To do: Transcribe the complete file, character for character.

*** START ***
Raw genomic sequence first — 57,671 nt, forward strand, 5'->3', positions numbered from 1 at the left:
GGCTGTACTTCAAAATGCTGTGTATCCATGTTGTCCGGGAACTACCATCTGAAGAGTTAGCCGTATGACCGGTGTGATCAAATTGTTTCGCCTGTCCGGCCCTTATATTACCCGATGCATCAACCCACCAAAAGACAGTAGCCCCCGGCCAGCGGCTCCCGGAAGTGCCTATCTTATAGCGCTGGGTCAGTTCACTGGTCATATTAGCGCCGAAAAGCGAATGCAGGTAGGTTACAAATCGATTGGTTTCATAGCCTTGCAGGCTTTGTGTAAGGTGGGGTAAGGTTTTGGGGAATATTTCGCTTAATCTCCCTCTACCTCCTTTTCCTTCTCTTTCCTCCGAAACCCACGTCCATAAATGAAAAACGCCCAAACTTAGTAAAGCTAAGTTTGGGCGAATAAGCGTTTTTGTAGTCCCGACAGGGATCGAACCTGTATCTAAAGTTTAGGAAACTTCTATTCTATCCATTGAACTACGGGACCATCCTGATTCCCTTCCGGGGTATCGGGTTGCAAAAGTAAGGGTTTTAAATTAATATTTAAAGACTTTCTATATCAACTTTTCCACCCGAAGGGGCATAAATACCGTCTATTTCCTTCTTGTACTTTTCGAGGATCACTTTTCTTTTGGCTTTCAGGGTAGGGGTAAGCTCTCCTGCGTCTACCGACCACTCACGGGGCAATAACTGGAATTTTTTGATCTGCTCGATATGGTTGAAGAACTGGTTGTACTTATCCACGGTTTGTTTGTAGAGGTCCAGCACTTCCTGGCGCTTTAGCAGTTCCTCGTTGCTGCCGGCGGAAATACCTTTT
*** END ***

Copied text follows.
Raw genomic sequence first — 57,671 nt, forward strand, 5'->3', positions numbered from 1 at the left:
GGCTGTACTTCAAAATGCTGTGTATCCATGTTGTCCGGGAACTACCATCTGAAGAGTTAGCCGTATGACCGGTGTGATCAAATTGTTTCGCCTGTCCGGCCCTTATATTACCCGATGCATCAACCCACCAAAAGACAGTAGCCCCCGGCCAGCGGCTCCCGGAAGTGCCTATCTTATAGCGCTGGGTCAGTTCACTGGTCATATTAGCGCCGAAAAGCGAATGCAGGTAGGTTACAAATCGATTGGTTTCATAGCCTTGCAGGCTTTGTGTAAGGTGGGGTAAGGTTTTGGGGAATATTTCGCTTAATCTCCCTCTACCTCCTTTTCCTTCTCTTTCCTCCGAAACCCACGTCCATAAATGAAAAACGCCCAAACTTAGTAAAGCTAAGTTTGGGCGAATAAGCGTTTTTGTAGTCCCGACAGGGATCGAACCTGTATCTAAAGTTTAGGAAACTTCTATTCTATCCATTGAACTACGGGACCATCCTGATTCCCTTCCGGGGTATCGGGTTGCAAAAGTAAGGGTTTTAAATTAATATTTAAAGACTTTCTATATCAACTTTTCCACCCGAAGGGGCATAAATACCGTCTATTTCCTTCTTGTACTTTTCGAGGATCACTTTTCTTTTGGCTTTCAGGGTAGGGGTAAGCTCTCCTGCGTCTACCGACCACTCACGGGGCAATAACTGGAATTTTTTGATCTGCTCGATATGGTTGAAGAACTGGTTGTACTTATCCACGGTTTGTTTGTAGAGGTCCAGCACTTCCTGGCGCTTTAGCAGTTCCTCGTTGCTGCCGGCGGAAATACCTTTT